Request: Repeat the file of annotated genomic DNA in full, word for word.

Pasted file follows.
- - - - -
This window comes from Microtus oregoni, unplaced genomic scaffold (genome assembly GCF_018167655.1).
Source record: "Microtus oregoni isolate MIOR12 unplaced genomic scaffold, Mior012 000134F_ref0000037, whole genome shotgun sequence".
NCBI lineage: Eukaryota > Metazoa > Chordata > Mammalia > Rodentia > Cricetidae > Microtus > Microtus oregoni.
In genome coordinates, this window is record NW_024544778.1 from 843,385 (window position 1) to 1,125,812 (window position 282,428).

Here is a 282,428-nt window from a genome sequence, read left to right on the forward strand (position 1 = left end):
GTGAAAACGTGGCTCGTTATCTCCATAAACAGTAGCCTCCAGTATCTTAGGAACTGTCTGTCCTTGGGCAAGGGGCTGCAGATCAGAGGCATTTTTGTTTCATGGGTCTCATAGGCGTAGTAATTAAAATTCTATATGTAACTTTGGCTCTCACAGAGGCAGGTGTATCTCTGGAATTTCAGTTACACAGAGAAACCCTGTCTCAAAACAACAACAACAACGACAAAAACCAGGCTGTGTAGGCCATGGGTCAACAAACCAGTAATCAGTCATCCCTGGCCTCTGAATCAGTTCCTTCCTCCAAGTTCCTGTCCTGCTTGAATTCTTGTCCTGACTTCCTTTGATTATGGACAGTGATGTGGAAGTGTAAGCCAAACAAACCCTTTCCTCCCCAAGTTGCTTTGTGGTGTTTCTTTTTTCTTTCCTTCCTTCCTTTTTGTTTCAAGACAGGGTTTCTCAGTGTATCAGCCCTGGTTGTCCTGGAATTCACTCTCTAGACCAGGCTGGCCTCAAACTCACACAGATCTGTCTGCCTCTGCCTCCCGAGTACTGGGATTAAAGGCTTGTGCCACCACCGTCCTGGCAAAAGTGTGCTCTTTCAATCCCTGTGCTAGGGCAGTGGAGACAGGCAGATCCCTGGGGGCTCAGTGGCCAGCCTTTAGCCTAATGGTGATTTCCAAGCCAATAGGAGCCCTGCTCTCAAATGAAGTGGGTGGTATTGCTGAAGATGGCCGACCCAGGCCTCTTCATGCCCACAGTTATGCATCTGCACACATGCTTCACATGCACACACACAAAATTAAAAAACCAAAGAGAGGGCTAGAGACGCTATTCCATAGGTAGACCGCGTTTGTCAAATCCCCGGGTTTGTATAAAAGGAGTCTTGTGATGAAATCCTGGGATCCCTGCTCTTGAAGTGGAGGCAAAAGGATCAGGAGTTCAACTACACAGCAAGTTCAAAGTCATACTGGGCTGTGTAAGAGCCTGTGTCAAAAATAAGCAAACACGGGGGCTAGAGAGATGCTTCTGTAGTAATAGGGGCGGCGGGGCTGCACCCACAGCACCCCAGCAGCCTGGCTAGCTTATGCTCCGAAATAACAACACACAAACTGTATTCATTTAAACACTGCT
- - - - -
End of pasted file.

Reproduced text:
This window comes from Microtus oregoni, unplaced genomic scaffold (genome assembly GCF_018167655.1).
Source record: "Microtus oregoni isolate MIOR12 unplaced genomic scaffold, Mior012 000134F_ref0000037, whole genome shotgun sequence".
NCBI lineage: Eukaryota > Metazoa > Chordata > Mammalia > Rodentia > Cricetidae > Microtus > Microtus oregoni.
In genome coordinates, this window is record NW_024544778.1 from 843,385 (window position 1) to 1,125,812 (window position 282,428).

Here is a 282,428-nt window from a genome sequence, read left to right on the forward strand (position 1 = left end):
GTGAAAACGTGGCTCGTTATCTCCATAAACAGTAGCCTCCAGTATCTTAGGAACTGTCTGTCCTTGGGCAAGGGGCTGCAGATCAGAGGCATTTTTGTTTCATGGGTCTCATAGGCGTAGTAATTAAAATTCTATATGTAACTTTGGCTCTCACAGAGGCAGGTGTATCTCTGGAATTTCAGTTACACAGAGAAACCCTGTCTCAAAACAACAACAACAACGACAAAAACCAGGCTGTGTAGGCCATGGGTCAACAAACCAGTAATCAGTCATCCCTGGCCTCTGAATCAGTTCCTTCCTCCAAGTTCCTGTCCTGCTTGAATTCTTGTCCTGACTTCCTTTGATTATGGACAGTGATGTGGAAGTGTAAGCCAAACAAACCCTTTCCTCCCCAAGTTGCTTTGTGGTGTTTCTTTTTTCTTTCCTTCCTTCCTTTTTGTTTCAAGACAGGGTTTCTCAGTGTATCAGCCCTGGTTGTCCTGGAATTCACTCTCTAGACCAGGCTGGCCTCAAACTCACACAGATCTGTCTGCCTCTGCCTCCCGAGTACTGGGATTAAAGGCTTGTGCCACCACCGTCCTGGCAAAAGTGTGCTCTTTCAATCCCTGTGCTAGGGCAGTGGAGACAGGCAGATCCCTGGGGGCTCAGTGGCCAGCCTTTAGCCTAATGGTGATTTCCAAGCCAATAGGAGCCCTGCTCTCAAATGAAGTGGGTGGTATTGCTGAAGATGGCCGACCCAGGCCTCTTCATGCCCACAGTTATGCATCTGCACACATGCTTCACATGCACACACACAAAATTAAAAAACCAAAGAGAGGGCTAGAGACGCTATTCCATAGGTAGACCGCGTTTGTCAAATCCCCGGGTTTGTATAAAAGGAGTCTTGTGATGAAATCCTGGGATCCCTGCTCTTGAAGTGGAGGCAAAAGGATCAGGAGTTCAACTACACAGCAAGTTCAAAGTCATACTGGGCTGTGTAAGAGCCTGTGTCAAAAATAAGCAAACACGGGGGCTAGAGAGATGCTTCTGTAGTAATAGGGGCGGCGGGGCTGCACCCACAGCACCCCAGCAGCCTGGCTAGCTTATGCTCCGAAATAACAACACACAAACTGTATTCATTTAAACACTGCT